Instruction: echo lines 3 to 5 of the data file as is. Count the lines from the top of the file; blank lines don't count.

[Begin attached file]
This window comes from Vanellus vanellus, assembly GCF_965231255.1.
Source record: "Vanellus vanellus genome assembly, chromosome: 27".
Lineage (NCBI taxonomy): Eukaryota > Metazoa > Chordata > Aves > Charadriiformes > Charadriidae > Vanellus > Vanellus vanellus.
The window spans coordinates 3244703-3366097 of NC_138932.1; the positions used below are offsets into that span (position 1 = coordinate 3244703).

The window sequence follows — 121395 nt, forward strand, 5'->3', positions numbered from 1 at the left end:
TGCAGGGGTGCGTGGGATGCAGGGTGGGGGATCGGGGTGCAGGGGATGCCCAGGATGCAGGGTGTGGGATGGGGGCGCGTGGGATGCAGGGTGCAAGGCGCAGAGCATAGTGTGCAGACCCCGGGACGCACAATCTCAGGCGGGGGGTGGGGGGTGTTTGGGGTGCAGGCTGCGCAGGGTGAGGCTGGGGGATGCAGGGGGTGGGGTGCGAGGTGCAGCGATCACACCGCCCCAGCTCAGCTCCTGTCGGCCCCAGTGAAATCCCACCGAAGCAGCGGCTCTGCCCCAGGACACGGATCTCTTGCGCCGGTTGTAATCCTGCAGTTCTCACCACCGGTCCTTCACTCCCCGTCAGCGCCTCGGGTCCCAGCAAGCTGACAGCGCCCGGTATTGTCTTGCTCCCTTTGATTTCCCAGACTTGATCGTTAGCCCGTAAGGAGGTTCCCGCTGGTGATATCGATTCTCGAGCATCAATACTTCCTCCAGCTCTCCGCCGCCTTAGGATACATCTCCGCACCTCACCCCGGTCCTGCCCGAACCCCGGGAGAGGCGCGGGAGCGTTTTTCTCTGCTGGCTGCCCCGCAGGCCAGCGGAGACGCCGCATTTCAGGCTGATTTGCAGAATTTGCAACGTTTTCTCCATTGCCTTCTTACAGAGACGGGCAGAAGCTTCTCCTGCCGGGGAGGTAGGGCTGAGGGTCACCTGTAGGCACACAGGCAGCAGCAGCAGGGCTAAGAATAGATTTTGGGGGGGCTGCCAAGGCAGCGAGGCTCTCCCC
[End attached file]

Lineage (NCBI taxonomy): Eukaryota > Metazoa > Chordata > Aves > Charadriiformes > Charadriidae > Vanellus > Vanellus vanellus.
The window spans coordinates 3244703-3366097 of NC_138932.1; the positions used below are offsets into that span (position 1 = coordinate 3244703).

The window sequence follows — 121395 nt, forward strand, 5'->3', positions numbered from 1 at the left end: